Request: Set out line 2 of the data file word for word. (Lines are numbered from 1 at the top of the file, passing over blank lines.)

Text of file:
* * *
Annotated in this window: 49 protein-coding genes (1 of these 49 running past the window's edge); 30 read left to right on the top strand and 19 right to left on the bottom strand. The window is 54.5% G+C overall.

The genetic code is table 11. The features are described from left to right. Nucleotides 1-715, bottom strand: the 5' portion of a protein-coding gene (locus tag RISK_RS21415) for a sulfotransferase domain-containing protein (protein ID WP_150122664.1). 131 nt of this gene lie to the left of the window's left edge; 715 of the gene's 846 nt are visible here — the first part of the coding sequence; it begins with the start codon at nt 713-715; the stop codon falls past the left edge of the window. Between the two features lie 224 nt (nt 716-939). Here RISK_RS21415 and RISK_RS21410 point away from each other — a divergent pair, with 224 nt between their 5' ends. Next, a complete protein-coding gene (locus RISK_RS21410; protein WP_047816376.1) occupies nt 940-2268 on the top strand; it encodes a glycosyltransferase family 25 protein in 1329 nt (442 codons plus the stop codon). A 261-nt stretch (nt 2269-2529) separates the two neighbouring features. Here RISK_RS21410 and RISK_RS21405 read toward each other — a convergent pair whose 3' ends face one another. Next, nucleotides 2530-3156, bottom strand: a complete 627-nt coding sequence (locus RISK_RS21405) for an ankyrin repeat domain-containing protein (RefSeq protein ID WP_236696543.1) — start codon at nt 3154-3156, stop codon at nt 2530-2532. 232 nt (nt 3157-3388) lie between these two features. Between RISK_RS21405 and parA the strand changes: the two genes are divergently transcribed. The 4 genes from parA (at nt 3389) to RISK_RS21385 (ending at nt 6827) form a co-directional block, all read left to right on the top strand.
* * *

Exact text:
The genetic code is table 11. The features are described from left to right. Nucleotides 1-715, bottom strand: the 5' portion of a protein-coding gene (locus tag RISK_RS21415) for a sulfotransferase domain-containing protein (protein ID WP_150122664.1). 131 nt of this gene lie to the left of the window's left edge; 715 of the gene's 846 nt are visible here — the first part of the coding sequence; it begins with the start codon at nt 713-715; the stop codon falls past the left edge of the window. Between the two features lie 224 nt (nt 716-939). Here RISK_RS21415 and RISK_RS21410 point away from each other — a divergent pair, with 224 nt between their 5' ends. Next, a complete protein-coding gene (locus RISK_RS21410; protein WP_047816376.1) occupies nt 940-2268 on the top strand; it encodes a glycosyltransferase family 25 protein in 1329 nt (442 codons plus the stop codon). A 261-nt stretch (nt 2269-2529) separates the two neighbouring features. Here RISK_RS21410 and RISK_RS21405 read toward each other — a convergent pair whose 3' ends face one another. Next, nucleotides 2530-3156, bottom strand: a complete 627-nt coding sequence (locus RISK_RS21405) for an ankyrin repeat domain-containing protein (RefSeq protein ID WP_236696543.1) — start codon at nt 3154-3156, stop codon at nt 2530-2532. 232 nt (nt 3157-3388) lie between these two features. Between RISK_RS21405 and parA the strand changes: the two genes are divergently transcribed. The 4 genes from parA (at nt 3389) to RISK_RS21385 (ending at nt 6827) form a co-directional block, all read left to right on the top strand.